This insight may or may not be welcome.

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Explorer ,
Aug 27, 2020

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Beautiful birds! I agree that the first and last one are out of focus (especially the last one). The others almost all have some noise in the background. The fifth one really has noise in the tail when you look at it 100%. Get rid of the noise and I think those will be fine.

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Explorer ,
Aug 27, 2020

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Just saw on the 7th one you have something weird on the tree in a couple places. Most of the tree is sharp and then it looks like something was smugged out or something.

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Adobe Community Professional ,
Aug 27, 2020

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Ask yourself if and how you would use these in a million dollar ad campaign.

 

Examine all images at 100% magnification and you'll begin to see the technical problems.  And don't be defensive about rejection.  Rejection is not personal.  It's strictly business.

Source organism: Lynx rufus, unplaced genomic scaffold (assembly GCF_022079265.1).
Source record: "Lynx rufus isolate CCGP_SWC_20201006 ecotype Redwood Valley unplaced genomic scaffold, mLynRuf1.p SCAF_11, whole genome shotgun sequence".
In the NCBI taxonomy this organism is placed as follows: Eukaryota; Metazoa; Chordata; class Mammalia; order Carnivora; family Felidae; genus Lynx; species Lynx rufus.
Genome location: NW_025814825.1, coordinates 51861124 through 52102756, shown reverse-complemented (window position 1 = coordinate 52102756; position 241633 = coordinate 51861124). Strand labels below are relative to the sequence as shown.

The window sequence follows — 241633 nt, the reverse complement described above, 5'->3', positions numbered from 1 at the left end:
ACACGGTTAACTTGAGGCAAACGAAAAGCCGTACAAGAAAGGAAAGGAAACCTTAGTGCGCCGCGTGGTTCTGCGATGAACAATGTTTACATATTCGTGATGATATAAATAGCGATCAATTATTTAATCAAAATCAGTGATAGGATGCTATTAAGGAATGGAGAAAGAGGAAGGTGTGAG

image.png

 

Nancy O'Shea, ACP
Alt-Web Design & Publishing

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Explorer ,
Aug 27, 2020

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I appreciate your feedback and comments but I'll disagree witht he "strictly business" part, It's strictly subjective and that can be proven by comparing images rejected to images accepted and seeing that there is not discernable pattern.

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Adobe Community Professional ,
Aug 30, 2020

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Sorry, but you are wrong. It's strictly business.

 

I just looked at the first image and I found at least 3 technical issues: Sharpening artefacts, noise and missing contrast. One of the issues would be sufficient to refuse the picture:

Abambo_0-1598807983520.png

Look at the feathers and you will see sharpening artefacts, look at the eyes and you will see noise, as for the contrast look here:

Abambo_1-1598808780377.png

The sharpening artefacts destroyed the image if you do not have the raw files.

 

 

Regards, Abambo
Hard- and Software Engineer and Photographer.